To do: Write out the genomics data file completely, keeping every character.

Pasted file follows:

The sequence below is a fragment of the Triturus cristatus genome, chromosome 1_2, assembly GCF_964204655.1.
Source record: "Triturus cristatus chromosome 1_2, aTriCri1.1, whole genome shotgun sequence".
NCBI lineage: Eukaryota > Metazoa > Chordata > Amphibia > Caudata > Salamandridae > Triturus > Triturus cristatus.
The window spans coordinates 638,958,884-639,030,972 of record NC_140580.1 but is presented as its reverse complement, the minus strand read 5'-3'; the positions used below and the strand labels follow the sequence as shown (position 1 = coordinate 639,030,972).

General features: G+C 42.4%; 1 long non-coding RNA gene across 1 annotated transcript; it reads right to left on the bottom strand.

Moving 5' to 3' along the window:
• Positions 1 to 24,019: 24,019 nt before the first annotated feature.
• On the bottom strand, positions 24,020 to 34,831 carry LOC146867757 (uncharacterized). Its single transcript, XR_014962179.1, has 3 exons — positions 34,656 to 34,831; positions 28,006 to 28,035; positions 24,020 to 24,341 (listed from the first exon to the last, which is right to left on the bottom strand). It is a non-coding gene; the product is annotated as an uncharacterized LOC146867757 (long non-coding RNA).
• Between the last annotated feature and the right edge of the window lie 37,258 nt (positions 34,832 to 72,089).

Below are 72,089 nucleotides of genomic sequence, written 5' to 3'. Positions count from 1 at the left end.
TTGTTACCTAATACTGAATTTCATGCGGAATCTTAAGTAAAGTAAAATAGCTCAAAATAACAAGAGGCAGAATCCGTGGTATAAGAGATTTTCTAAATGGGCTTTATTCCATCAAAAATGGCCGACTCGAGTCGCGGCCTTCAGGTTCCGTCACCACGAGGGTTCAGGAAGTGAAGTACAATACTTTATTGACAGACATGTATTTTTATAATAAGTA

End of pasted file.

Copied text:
The sequence below is a fragment of the Triturus cristatus genome, chromosome 1_2, assembly GCF_964204655.1.
Source record: "Triturus cristatus chromosome 1_2, aTriCri1.1, whole genome shotgun sequence".
NCBI lineage: Eukaryota > Metazoa > Chordata > Amphibia > Caudata > Salamandridae > Triturus > Triturus cristatus.
The window spans coordinates 638,958,884-639,030,972 of record NC_140580.1 but is presented as its reverse complement, the minus strand read 5'-3'; the positions used below and the strand labels follow the sequence as shown (position 1 = coordinate 639,030,972).

General features: G+C 42.4%; 1 long non-coding RNA gene across 1 annotated transcript; it reads right to left on the bottom strand.

Moving 5' to 3' along the window:
• Positions 1 to 24,019: 24,019 nt before the first annotated feature.
• On the bottom strand, positions 24,020 to 34,831 carry LOC146867757 (uncharacterized). Its single transcript, XR_014962179.1, has 3 exons — positions 34,656 to 34,831; positions 28,006 to 28,035; positions 24,020 to 24,341 (listed from the first exon to the last, which is right to left on the bottom strand). It is a non-coding gene; the product is annotated as an uncharacterized LOC146867757 (long non-coding RNA).
• Between the last annotated feature and the right edge of the window lie 37,258 nt (positions 34,832 to 72,089).

Below are 72,089 nucleotides of genomic sequence, written 5' to 3'. Positions count from 1 at the left end.
TTGTTACCTAATACTGAATTTCATGCGGAATCTTAAGTAAAGTAAAATAGCTCAAAATAACAAGAGGCAGAATCCGTGGTATAAGAGATTTTCTAAATGGGCTTTATTCCATCAAAAATGGCCGACTCGAGTCGCGGCCTTCAGGTTCCGTCACCACGAGGGTTCAGGAAGTGAAGTACAATACTTTATTGACAGACATGTATTTTTATAATAAGTA